Jan. 29 - Money is flowing back into the euro zone's peripheral countries, as investors believe the ECB is behind the market, and their fears about the crisis are easing. Ciara Sutton reports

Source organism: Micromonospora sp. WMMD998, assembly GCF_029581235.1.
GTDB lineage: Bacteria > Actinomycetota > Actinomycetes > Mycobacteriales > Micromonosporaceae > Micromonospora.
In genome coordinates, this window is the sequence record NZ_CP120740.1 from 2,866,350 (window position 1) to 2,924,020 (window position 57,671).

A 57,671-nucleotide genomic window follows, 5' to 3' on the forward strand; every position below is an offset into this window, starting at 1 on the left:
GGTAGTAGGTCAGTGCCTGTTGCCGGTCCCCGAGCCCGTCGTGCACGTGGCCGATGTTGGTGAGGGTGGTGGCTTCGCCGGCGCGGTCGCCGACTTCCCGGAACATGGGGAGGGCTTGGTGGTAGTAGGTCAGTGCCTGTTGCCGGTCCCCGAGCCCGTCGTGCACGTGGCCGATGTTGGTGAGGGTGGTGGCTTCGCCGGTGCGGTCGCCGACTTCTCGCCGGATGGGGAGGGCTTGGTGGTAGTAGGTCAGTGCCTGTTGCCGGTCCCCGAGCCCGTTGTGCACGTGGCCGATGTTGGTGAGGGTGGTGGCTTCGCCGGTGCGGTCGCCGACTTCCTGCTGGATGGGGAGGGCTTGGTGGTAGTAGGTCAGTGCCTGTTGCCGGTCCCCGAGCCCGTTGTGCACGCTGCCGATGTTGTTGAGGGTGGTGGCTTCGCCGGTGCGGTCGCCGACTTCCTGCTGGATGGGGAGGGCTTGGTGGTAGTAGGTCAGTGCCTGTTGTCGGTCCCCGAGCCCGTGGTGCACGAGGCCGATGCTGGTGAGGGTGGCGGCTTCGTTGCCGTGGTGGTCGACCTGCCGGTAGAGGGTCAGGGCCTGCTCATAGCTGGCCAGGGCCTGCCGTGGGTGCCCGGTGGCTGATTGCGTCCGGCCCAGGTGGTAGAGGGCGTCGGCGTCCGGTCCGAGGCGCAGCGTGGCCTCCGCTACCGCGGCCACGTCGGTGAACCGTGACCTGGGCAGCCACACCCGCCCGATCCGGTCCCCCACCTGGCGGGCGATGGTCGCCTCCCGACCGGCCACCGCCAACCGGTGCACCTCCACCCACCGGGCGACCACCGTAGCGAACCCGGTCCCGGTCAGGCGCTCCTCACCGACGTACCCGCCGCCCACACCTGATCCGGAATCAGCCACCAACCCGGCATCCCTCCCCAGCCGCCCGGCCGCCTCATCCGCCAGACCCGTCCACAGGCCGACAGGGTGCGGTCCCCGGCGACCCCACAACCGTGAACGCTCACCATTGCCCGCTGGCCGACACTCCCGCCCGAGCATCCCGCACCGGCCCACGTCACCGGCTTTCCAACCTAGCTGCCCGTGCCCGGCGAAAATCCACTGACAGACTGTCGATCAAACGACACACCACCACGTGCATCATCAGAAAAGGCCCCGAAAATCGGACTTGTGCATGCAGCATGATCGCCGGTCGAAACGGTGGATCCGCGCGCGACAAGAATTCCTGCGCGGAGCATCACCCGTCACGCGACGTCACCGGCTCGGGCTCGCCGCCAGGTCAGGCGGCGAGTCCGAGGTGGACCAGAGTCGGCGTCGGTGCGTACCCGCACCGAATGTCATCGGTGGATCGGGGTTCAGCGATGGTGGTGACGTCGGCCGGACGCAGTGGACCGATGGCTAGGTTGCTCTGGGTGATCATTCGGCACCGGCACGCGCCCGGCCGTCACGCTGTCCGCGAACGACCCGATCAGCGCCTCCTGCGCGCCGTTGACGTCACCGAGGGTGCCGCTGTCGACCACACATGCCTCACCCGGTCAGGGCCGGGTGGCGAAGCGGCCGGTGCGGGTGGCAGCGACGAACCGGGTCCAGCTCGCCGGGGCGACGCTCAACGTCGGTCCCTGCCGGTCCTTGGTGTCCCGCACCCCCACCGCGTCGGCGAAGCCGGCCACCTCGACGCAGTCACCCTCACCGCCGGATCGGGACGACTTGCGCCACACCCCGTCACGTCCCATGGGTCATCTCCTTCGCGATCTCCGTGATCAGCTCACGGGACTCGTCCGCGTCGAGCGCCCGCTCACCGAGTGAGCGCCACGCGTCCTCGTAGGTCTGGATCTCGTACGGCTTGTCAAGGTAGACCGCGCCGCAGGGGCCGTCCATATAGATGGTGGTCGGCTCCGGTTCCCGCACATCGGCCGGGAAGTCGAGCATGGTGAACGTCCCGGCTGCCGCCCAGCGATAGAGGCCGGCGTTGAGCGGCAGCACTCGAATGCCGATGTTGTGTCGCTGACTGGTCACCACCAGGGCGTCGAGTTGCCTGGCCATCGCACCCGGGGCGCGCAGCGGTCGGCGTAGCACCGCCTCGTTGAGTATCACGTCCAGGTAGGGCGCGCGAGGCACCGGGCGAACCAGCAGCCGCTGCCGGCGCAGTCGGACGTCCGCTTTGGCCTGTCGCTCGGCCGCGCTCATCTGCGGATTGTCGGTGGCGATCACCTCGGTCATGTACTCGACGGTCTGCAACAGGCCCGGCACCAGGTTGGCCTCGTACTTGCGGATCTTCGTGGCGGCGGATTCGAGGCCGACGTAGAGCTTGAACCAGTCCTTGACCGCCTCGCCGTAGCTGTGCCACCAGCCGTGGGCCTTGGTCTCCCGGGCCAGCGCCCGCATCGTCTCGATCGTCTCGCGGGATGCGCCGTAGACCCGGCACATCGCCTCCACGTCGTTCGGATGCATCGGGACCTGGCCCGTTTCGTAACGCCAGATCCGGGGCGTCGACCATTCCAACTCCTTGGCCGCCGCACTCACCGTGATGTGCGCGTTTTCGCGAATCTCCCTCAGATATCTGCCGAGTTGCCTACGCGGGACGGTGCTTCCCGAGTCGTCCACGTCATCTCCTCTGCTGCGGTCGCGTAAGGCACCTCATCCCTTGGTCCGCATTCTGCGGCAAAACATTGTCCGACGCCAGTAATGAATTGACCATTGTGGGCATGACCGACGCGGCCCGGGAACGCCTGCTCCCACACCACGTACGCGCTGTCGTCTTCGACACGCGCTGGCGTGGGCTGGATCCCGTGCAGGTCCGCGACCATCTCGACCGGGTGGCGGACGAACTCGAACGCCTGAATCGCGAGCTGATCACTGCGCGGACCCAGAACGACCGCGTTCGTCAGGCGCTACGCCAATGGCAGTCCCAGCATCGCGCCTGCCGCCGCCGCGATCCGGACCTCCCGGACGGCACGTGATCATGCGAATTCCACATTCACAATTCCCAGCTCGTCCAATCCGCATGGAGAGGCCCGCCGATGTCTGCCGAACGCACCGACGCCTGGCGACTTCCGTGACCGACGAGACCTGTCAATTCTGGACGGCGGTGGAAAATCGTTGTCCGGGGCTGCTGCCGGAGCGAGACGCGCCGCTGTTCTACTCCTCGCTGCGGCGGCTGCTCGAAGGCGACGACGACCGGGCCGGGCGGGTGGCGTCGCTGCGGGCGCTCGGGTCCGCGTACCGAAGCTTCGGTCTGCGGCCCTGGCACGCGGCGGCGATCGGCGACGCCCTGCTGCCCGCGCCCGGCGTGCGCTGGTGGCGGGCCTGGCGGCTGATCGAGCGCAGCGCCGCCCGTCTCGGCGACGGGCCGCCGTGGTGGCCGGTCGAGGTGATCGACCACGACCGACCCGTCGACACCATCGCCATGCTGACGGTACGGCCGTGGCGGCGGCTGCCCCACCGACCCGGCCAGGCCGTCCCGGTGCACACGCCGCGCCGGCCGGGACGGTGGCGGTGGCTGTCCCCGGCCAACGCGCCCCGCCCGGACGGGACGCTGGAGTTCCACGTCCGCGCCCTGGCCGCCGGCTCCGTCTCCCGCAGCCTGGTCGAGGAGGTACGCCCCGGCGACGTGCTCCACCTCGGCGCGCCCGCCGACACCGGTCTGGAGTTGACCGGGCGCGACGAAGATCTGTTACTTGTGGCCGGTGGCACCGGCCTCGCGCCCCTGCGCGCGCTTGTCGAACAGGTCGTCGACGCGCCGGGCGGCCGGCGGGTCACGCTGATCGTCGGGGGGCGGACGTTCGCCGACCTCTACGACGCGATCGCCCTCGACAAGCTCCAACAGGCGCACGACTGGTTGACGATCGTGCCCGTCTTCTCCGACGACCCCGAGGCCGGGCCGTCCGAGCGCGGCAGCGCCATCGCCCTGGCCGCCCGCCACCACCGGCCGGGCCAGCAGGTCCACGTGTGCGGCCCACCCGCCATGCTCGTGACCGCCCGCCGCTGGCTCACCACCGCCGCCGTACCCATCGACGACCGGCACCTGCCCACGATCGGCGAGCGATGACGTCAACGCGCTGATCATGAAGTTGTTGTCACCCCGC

Another strike in Portugal - this time metro workers bring the entire underground system to a stand-still. The euro zone's peripheral countries are still struggling almost daily with protests, but a new report suggests the tide is changing. Or at least sentiment is. Dutch bank ING says around 93 billion euros of private investment was pumped into the periphery in the last 3 months of 2012. That's a stark contrast to the previous four years, which saw investors abandoning debt-ridden countries such as Greece and Spain. Senior Economist at ING Martin Van Vliet, says the ECB is behind the market. (SOUNDBITE) (English) MARTIN VAN VLIET , SENIOR ECONOMIST AT ING, SAYING: "In early August the ECB promised to buy an unlimited amount of bonds if necessary and I think the threat of unlimited intervention is mainly behind this reversal in the capital flight so I think we should really thank Mario Draghi." As economic stability returns to the region, the euro is continuing its climb towards 2 year highs. And as fears of a euro zone break seem to have passed, assets in the region are offering more attractive yields. Nick Parsons is Head of Markets Strategy at National Australia Bank. (SOUNDBITE) (English) NICK PARSONS, SAYING: "If the ECB stands ready as it does to activate its OMT program, then I think investors have much less to fear in peripheral Europe than they might have previously. Seems to us that the vast majority of austerity will now be spoken about in the past tense rather than being a threat for the future." But a complete turnaround in sentiment may take some time. The inflows seen at the end of last year are dwarfed by the outflows that have battered the euro zone's poorest countries. (SOUNDBITE) (English) ING, SAYING: "We may see some further improvements in the first two months of this year but obviously sentiment in the financial market can easily deteriorate again, there's obviously still some problems with Cyprus. But let's hope this trend continues and that in one or two years time we can indeed say that this was indeed a turning point in the euro crisis, but for now I think it's still a bit premature to say that." Italy's six-month borrowing costs tumbled to their lowest in nearly three years at a bond auction on Tuesday, as investors continue to snap up its debt. And German consumer sentiment rose for the first time in four months. For now, the lull in the euro zone storm continues.